Ex-police chief Montijo drops suit against Bernalillo
The last vestige of Ramon “Mojo” Montijo's tumultuous
tenure as Bernalillo police chief faded away in December, when he
dropped his federal lawsuit against the town.
“Win, lose, or draw, it's not going to change the political
structure in Bernalillo,” Montijo told the Signpost. “We'll
just get on with our lives.”
Hired in April 2003, Montijo ignited a firestorm with an audit
of department property and the evidence vault which revealed shoddy
recordkeeping and missing weapons. He also reopened a burglary case
in which a town officer had been named as a suspect.
Outside investigations confirmed some of the problems but did
not result in any prosecutions.
In the meantime, Montijo's relationship with town leaders soured,
and he was suspended twice before being fired in October 2003. Last
February he sued the town, the mayor and several administrators,
alleging violation of labor laws and his rights.
“We were bound and determined not to settle for anything,”
town administrator Lester Swindle said. “I think they finally
got the news we weren't going to capitulate and that he didn't have
anything on us.”
Montijo has since become the program director for criminal justice
and fire science at the Doña Ana Branch Community College
in Las Cruces.
Adult Drug Court comes to Sandoval County
District Judges Louis P. McDonald and George P. Eichwald have
recently implemented an Adult Drug Court for Sandoval County. The
pilot program began accepting adults involved in the criminal-justice
system this summer.
Adult Drug Court requires a one-year commitment from its participants.
Successful completion of the program means criminal charges may
be dismissed or a participant may receive early discharge from probation,
or both. The program strongly emphasizes frequent drug testing and
therapeutic treatment, not only for substance abuse but also in
other aspects of each participant's life. During their time in drug
court, participants must remain drug-free, have a job, or go to
school. Participants who are not in jobs or school are required
to perform volunteer work. Participants must also attend the weekly
drug court and submit to at least two random drug tests each week
when in the first phase of the program.
The Adult Drug Court has four structured phases each participant
must successfully complete before graduation from the program. There
is also an aftercare component for graduates of the drug court.
Those who do not comply with the requirements of the program are
firmly and swiftly sanctioned. For example, participants who miss
an individual therapy session may be ordered to perform community
service. Any positive drug test results in immediate jail time.
The director of Adult Drug Court is Chris Weaver, who has worked
as an adult probation officer for twenty-five years. In 1987, Weaver
came to work in the Sandoval County Adult Probation Office, spending
his last eight years in that office as supervisor.
Under the current staffing and budget of the program, Weaver can
accept up to twelve participants at one time. He says that the mission
of the Adult Drug Court is straightforward: to make communities
safer by reducing substance abuse and the number of repeat offenders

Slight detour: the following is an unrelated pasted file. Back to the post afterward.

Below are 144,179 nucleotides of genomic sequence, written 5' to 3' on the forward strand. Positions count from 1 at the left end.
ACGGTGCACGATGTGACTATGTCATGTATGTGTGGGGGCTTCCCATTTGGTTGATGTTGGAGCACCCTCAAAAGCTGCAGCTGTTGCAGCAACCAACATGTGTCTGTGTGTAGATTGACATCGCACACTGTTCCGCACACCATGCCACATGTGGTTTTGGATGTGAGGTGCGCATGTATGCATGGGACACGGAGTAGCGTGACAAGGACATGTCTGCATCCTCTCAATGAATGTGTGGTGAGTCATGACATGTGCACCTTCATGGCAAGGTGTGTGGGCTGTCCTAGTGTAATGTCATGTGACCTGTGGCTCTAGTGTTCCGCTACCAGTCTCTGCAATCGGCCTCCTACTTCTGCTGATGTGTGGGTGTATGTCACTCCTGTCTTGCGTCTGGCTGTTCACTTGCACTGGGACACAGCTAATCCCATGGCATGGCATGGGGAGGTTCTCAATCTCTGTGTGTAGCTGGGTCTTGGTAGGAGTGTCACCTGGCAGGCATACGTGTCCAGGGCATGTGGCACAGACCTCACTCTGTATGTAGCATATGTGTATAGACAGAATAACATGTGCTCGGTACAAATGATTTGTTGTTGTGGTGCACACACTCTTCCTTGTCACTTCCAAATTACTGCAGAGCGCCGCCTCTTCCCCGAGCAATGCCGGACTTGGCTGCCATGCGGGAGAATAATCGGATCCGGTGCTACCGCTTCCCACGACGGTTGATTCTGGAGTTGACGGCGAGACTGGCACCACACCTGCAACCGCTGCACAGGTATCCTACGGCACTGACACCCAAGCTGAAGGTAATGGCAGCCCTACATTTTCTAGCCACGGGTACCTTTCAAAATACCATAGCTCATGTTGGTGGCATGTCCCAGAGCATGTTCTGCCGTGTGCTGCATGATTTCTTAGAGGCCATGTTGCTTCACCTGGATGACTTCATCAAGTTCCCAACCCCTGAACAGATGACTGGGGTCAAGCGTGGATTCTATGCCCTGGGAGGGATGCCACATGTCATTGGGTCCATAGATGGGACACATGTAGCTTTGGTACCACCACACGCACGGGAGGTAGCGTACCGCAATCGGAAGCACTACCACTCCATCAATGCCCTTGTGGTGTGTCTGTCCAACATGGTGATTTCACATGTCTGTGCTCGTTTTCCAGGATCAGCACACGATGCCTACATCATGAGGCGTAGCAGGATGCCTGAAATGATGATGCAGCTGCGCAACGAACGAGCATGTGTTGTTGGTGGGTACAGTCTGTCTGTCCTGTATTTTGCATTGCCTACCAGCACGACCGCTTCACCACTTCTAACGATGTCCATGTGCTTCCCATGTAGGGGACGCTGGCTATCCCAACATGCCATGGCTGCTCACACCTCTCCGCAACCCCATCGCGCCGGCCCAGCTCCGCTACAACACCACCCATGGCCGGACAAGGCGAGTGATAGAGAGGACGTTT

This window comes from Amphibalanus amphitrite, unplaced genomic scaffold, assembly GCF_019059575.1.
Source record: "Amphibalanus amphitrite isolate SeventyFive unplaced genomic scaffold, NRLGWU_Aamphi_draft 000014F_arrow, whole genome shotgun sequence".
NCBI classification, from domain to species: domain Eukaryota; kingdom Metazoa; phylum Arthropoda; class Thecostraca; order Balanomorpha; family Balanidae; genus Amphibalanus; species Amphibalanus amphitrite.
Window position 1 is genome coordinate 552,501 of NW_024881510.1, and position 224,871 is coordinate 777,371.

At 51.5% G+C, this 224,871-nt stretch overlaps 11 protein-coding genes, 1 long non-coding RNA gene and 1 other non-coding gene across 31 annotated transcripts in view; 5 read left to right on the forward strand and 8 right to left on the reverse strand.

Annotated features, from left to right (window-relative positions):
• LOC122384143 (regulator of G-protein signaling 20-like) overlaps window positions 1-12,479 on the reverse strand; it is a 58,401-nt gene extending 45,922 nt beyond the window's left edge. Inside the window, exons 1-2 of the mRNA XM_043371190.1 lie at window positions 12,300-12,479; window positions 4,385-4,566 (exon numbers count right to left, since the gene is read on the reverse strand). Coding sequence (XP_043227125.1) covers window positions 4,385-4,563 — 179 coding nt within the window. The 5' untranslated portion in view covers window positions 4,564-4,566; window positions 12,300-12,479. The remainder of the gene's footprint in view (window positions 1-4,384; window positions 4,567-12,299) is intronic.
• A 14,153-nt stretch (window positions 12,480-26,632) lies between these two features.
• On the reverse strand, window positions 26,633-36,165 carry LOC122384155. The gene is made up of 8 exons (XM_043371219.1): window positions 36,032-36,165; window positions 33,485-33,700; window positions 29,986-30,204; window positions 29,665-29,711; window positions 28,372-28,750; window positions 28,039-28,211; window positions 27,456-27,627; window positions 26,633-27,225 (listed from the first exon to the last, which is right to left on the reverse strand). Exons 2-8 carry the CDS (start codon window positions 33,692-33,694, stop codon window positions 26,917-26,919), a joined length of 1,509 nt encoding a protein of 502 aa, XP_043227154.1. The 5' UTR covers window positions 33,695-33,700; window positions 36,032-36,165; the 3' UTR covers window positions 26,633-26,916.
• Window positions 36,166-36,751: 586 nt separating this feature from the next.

by providing an array of services from a wide range of community
District court expands alternative dispute-resolution
Chief Judge Louis P. McDonald of the Thirteenth Judicial District
Court is pleased to report the expansion of the court's alternative
The Thirteenth Judicial District Court provides both mediation
and settlement facilitation as ADR options to traditional litigation
throughout the Thirteenth Judicial District in Cibola, Valencia,
and Sandoval Counties. Both mediation and settlement facilitation
are ADR processes in which a neutral third party meets with the
parties involved in the cases to identify areas of agreement and
disagreement and to assist them in reaching a resolution that meets
their needs and interests. The programs currently include Magistrate
Court, Children's Court (Abuse and Neglect), Domestic Relations,
and Civil ADR.
With the coordination of the director of ADR Programs, Teresa
Berry, the district court recently expanded small-claims mediation
to all the magistrate courts in Cibola, Valencia and Sandoval Counties.
The court also recently approved a program to provide ADR services
to all other civil cases at District Court.
The Thirteenth Judicial District Magistrate Court Mediation Program
is a program in which volunteers work within the court system to
help people resolve their small claims cases through mediation.
This program provides a great opportunity to become more involved
with your local magistrate courts. For more information about the
program and to learn about how to become a magistrate court mediator,
contact Marianela Gish, program coordinator and mediator mentor,
The recently introduced Civil ADR program may apply to all civil
lawsuits by request of the parties or the court. The panel of “neutrals”
will include attorneys and other ADR professionals with specific
subject area knowledge. Fees for mediators in civil cases in which
damages sought do not exceed $10,000 may be paid by the court.
For more information about the ADR programs in the Thirteenth
Judicial District, please contact Teresa Berry, at 235-3525 or email@example.com.